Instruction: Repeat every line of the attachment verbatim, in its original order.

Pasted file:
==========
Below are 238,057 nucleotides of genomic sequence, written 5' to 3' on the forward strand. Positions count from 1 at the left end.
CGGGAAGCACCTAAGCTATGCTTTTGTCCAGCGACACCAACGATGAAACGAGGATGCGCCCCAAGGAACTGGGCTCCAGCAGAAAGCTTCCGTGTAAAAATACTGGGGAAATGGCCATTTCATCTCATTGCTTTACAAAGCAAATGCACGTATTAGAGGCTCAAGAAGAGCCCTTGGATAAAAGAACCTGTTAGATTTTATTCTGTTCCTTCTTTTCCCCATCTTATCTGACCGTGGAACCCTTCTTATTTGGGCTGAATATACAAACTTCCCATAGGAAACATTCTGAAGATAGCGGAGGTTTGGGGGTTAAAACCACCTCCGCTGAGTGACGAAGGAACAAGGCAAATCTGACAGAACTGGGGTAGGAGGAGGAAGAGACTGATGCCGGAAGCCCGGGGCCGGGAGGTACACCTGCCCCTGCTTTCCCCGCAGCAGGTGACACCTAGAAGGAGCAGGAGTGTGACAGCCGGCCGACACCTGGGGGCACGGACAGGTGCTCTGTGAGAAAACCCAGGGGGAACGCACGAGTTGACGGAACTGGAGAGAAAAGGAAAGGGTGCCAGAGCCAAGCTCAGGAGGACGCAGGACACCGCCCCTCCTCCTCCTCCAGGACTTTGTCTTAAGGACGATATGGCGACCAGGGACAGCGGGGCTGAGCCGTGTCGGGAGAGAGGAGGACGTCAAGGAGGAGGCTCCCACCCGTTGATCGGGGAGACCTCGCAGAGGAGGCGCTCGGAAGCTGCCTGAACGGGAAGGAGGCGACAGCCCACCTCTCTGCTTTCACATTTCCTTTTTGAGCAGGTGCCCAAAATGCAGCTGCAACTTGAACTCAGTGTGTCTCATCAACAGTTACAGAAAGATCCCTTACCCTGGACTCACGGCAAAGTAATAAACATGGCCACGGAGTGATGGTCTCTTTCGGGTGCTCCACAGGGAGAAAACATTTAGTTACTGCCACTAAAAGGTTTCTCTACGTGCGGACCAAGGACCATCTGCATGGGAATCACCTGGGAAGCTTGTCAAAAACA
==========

Below are 238,057 nucleotides of genomic sequence, written 5' to 3' on the forward strand. Positions count from 1 at the left end.
CGGGAAGCACCTAAGCTATGCTTTTGTCCAGCGACACCAACGATGAAACGAGGATGCGCCCCAAGGAACTGGGCTCCAGCAGAAAGCTTCCGTGTAAAAATACTGGGGAAATGGCCATTTCATCTCATTGCTTTACAAAGCAAATGCACGTATTAGAGGCTCAAGAAGAGCCCTTGGATAAAAGAACCTGTTAGATTTTATTCTGTTCCTTCTTTTCCCCATCTTATCTGACCGTGGAACCCTTCTTATTTGGGCTGAATATACAAACTTCCCATAGGAAACATTCTGAAGATAGCGGAGGTTTGGGGGTTAAAACCACCTCCGCTGAGTGACGAAGGAACAAGGCAAATCTGACAGAACTGGGGTAGGAGGAGGAAGAGACTGATGCCGGAAGCCCGGGGCCGGGAGGTACACCTGCCCCTGCTTTCCCCGCAGCAGGTGACACCTAGAAGGAGCAGGAGTGTGACAGCCGGCCGACACCTGGGGGCACGGACAGGTGCTCTGTGAGAAAACCCAGGGGGAACGCACGAGTTGACGGAACTGGAGAGAAAAGGAAAGGGTGCCAGAGCCAAGCTCAGGAGGACGCAGGACACCGCCCCTCCTCCTCCTCCAGGACTTTGTCTTAAGGACGATATGGCGACCAGGGACAGCGGGGCTGAGCCGTGTCGGGAGAGAGGAGGACGTCAAGGAGGAGGCTCCCACCCGTTGATCGGGGAGACCTCGCAGAGGAGGCGCTCGGAAGCTGCCTGAACGGGAAGGAGGCGACAGCCCACCTCTCTGCTTTCACATTTCCTTTTTGAGCAGGTGCCCAAAATGCAGCTGCAACTTGAACTCAGTGTGTCTCATCAACAGTTACAGAAAGATCCCTTACCCTGGACTCACGGCAAAGTAATAAACATGGCCACGGAGTGATGGTCTCTTTCGGGTGCTCCACAGGGAGAAAACATTTAGTTACTGCCACTAAAAGGTTTCTCTACGTGCGGACCAAGGACCATCTGCATGGGAATCACCTGGGAAGCTTGTCAAAAACA